Title:
Interchangeable Scooter and Article Carrier System
Kind Code:
A1


Abstract:
This inventive system provides a means to combine a scooter and an article carrier. A rigid frame attaches to one or more walls of the article carrier. A bracket attaches to the scooter and releasably engages the rigid frame. Thus, the bracket and the frame provide for selective attachment between a scooter and an article carrier. The bracket may be removed from the scooter and customized, allowing a variety of scooters to be combined with a variety of article carriers. An additional rigid member can be mounted to the bracket to contact and operate a scooter footboard latch.



Inventors:
Turner, Michael Hughesdon (Arlington, VA, US)
Murphy, Ryan Patrick (Redondo Beach, CA, US)
Application Number:
13/764656
Publication Date:
03/06/2014
Filing Date:
02/11/2013
Assignee:
TURNER MICHAEL HUGHESDON
MURPHY RYAN PATRICK
Primary Class:
International Classes:
B62J9/00
View Patent Images:
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20050274754Rucksack comprising an intergrated child seatDecember, 2005Buffinton
20080163443Fabric rectangle with pendent compartment and carrier made therefromJuly, 2008Brown
20080149674INFANT CARRIERJune, 2008Hiniduma-lokuge
20150217697TRAVEL SAUCE DISPENSERAugust, 2015Peters
20170055660PROTECTIVE COVER AND METHOD FOR MAKING THE SAMEMarch, 2017Tien
20160206084Belt SystemJuly, 2016Chiang
20090294497Combination Step and Storage Unit for Pickup TruckDecember, 2009Todorovic
20140158730Firearm Holster For Secure Storage And Easy Access In A VehicleJune, 2014Mcdonnell



Primary Examiner:
SKURDAL, COREY NELSON
Attorney, Agent or Firm:
Michael Turner (Inver Grove, MN, US)
Claims:
We claim:

1. A system for attachment of an article carrier to a vehicle, comprising: a bracket; a frame inside of said article carrier; wherein said bracket is removably attached to a hub of said vehicle; wherein said frame is removably attached to said bracket; wherein said frame is further removably attached to a steering member of said vehicle.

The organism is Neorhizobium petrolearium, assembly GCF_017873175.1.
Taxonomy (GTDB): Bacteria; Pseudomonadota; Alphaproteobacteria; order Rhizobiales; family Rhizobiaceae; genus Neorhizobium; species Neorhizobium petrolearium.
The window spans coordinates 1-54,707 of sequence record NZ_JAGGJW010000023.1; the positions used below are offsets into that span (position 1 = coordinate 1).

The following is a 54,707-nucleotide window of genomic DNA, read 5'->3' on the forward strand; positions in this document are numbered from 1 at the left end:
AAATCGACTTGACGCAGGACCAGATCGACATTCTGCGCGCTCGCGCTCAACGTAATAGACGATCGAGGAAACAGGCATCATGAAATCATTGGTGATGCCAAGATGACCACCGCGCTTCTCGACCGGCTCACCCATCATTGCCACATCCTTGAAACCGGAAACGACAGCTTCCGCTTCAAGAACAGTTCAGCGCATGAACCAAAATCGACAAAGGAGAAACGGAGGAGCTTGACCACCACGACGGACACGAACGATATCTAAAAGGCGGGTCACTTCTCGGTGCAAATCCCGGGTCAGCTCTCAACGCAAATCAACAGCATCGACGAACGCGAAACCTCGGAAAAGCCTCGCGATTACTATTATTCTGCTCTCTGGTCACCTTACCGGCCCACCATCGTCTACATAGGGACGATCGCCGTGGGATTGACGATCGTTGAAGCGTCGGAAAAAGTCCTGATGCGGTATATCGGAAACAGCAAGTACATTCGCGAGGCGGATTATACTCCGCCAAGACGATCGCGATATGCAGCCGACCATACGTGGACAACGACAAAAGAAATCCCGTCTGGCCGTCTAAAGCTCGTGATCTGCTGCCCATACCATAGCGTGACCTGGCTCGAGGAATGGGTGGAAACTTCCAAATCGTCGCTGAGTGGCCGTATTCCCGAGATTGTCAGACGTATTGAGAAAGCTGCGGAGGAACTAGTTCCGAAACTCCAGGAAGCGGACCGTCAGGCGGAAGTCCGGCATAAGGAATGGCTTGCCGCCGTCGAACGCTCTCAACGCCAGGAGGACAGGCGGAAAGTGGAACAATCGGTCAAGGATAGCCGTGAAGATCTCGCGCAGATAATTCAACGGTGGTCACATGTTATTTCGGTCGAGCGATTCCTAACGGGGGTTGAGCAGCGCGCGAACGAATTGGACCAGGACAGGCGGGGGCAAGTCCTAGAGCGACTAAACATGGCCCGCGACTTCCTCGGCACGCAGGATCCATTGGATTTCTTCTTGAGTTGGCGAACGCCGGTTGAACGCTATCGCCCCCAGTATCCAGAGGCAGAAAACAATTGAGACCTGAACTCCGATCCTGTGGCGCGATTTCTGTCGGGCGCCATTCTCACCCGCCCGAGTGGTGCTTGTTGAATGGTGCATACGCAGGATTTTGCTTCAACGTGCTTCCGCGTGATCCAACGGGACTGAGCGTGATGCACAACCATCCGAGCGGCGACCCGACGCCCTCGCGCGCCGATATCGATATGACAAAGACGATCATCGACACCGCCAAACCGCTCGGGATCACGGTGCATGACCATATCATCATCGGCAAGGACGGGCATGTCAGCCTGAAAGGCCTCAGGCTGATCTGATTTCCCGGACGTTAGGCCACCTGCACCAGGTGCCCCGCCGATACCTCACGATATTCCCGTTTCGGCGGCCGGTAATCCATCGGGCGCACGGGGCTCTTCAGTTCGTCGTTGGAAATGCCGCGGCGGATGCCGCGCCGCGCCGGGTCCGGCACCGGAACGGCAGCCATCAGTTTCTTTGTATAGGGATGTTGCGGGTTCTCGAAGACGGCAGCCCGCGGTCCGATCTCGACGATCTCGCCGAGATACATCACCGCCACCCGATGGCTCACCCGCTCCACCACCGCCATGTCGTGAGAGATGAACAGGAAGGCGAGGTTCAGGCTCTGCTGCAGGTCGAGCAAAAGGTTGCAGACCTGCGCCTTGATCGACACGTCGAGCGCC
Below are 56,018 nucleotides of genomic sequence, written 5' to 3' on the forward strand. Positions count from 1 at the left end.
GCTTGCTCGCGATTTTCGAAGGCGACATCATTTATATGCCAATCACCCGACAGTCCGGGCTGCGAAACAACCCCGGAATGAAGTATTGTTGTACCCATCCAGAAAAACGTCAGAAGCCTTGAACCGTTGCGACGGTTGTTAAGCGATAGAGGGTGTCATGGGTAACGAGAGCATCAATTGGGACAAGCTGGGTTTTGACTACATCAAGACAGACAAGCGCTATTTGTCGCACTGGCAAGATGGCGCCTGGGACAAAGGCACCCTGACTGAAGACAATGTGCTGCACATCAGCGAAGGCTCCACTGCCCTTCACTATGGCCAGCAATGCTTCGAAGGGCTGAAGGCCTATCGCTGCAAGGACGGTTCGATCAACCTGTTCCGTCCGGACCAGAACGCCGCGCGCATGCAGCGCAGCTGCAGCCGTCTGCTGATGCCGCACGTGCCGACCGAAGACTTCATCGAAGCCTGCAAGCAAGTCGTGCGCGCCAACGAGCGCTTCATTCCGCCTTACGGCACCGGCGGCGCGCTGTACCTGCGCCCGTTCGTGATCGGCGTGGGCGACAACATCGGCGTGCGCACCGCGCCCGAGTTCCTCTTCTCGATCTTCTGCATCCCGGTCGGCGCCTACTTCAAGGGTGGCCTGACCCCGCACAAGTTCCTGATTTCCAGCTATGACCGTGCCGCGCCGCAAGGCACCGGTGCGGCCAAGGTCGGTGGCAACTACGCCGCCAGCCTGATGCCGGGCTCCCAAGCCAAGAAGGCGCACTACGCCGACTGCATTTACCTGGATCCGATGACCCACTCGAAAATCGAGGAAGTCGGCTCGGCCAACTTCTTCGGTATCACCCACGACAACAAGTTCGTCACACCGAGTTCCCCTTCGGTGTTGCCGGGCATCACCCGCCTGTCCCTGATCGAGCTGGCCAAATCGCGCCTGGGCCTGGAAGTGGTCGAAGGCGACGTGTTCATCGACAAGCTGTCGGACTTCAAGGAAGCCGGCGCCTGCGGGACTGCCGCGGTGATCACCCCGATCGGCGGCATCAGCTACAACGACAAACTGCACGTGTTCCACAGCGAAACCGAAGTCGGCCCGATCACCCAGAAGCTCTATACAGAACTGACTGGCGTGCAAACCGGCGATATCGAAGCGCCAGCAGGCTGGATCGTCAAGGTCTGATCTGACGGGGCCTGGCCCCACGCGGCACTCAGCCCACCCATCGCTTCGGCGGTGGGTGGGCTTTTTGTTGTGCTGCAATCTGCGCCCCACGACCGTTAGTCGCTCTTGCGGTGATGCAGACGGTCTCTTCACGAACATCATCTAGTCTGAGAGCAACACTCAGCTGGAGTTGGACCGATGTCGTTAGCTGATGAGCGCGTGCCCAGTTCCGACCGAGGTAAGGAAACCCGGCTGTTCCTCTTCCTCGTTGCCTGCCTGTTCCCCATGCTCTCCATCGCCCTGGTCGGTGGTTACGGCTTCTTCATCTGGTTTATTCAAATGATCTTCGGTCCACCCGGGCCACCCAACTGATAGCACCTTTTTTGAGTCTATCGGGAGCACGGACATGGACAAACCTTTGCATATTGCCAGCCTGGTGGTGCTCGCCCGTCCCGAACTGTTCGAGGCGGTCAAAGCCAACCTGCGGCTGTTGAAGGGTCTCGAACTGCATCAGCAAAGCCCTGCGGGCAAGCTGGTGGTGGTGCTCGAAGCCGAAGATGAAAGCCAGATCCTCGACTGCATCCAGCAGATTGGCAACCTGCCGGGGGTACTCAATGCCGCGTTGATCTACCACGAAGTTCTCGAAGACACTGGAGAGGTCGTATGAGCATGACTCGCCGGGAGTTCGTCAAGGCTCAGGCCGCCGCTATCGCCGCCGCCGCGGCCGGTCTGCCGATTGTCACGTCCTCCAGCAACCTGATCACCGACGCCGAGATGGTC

2. An attachment for a land vehicle, comprising: a front wall; two side walls; wherein said front wall connects the two side walls; a fourth wall, wherein said fourth wall extends from said front wall in the same plane as said front wall; and at least one protrusion on a face of said front wall, away from the face towards the side walls.

3. An attachment for an article carrier, comprising: a frame member, comprised of at least a vertical portion and two horizontal portions; wherein said horizontal portions are located at opposite ends of said vertical portion, and extend away from said vertical portion in opposite perpendicular directions; and wherein at least one of said horizontal portions includes a recess along a leading edge.

Description:

CROSS REFERENCE TO RELATED APPLICATIONS

This application claims benefit under 35 U.S.C. §119 of U.S. provisional patent application No. 61/697,686 filed on Feb. 10, 2012 and entitled “Interchangeable Scooter and Article Carrier System,” the entire contents of which are hereby incorporated by reference.

BACKGROUND OF THE INVENTION

The purpose of the invention is to provide a system of interchangeable scooter and article carrier combinations to create scooter and backpack devices. In this way, a user may customize the combination with a particular scooter and a particular article carrier, depending on their needs. For example, a longer journey may call for a larger-wheeled scooter; or if sizeable loads are to be carried, a large article carrier may be needed. In this system, the user can easily select and combine which scooter to use with which carrier. Use of the resulting combination device reduces the travel time and the risk of injury when a user must travel long distances with heavy belongings.